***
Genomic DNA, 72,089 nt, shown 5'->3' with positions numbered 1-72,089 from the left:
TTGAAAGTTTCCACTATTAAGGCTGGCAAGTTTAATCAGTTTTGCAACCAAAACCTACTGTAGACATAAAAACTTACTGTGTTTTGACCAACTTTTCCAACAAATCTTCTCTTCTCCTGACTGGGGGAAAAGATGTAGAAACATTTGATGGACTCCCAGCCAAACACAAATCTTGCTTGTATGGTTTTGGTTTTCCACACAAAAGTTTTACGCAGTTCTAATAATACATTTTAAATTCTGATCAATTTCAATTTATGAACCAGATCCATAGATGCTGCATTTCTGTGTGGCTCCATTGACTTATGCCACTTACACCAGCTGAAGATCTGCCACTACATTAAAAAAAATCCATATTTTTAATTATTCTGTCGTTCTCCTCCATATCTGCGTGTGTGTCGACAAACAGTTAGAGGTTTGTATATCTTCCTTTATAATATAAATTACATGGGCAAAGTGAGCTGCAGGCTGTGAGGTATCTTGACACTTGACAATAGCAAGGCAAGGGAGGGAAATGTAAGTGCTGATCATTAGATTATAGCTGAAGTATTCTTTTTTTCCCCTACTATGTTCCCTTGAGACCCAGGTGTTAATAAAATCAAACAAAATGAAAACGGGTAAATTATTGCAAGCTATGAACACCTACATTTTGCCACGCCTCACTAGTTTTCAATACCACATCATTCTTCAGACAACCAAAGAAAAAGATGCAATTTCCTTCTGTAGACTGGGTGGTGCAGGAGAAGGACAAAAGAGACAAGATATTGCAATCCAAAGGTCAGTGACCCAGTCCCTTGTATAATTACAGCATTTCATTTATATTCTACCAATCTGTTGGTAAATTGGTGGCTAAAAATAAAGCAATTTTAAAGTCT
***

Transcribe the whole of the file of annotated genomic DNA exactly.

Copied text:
Genomic DNA, 72,089 nt, shown 5'->3' with positions numbered 1-72,089 from the left:
TTGAAAGTTTCCACTATTAAGGCTGGCAAGTTTAATCAGTTTTGCAACCAAAACCTACTGTAGACATAAAAACTTACTGTGTTTTGACCAACTTTTCCAACAAATCTTCTCTTCTCCTGACTGGGGGAAAAGATGTAGAAACATTTGATGGACTCCCAGCCAAACACAAATCTTGCTTGTATGGTTTTGGTTTTCCACACAAAAGTTTTACGCAGTTCTAATAATACATTTTAAATTCTGATCAATTTCAATTTATGAACCAGATCCATAGATGCTGCATTTCTGTGTGGCTCCATTGACTTATGCCACTTACACCAGCTGAAGATCTGCCACTACATTAAAAAAAATCCATATTTTTAATTATTCTGTCGTTCTCCTCCATATCTGCGTGTGTGTCGACAAACAGTTAGAGGTTTGTATATCTTCCTTTATAATATAAATTACATGGGCAAAGTGAGCTGCAGGCTGTGAGGTATCTTGACACTTGACAATAGCAAGGCAAGGGAGGGAAATGTAAGTGCTGATCATTAGATTATAGCTGAAGTATTCTTTTTTTCCCCTACTATGTTCCCTTGAGACCCAGGTGTTAATAAAATCAAACAAAATGAAAACGGGTAAATTATTGCAAGCTATGAACACCTACATTTTGCCACGCCTCACTAGTTTTCAATACCACATCATTCTTCAGACAACCAAAGAAAAAGATGCAATTTCCTTCTGTAGACTGGGTGGTGCAGGAGAAGGACAAAAGAGACAAGATATTGCAATCCAAAGGTCAGTGACCCAGTCCCTTGTATAATTACAGCATTTCATTTATATTCTACCAATCTGTTGGTAAATTGGTGGCTAAAAATAAAGCAATTTTAAAGTCT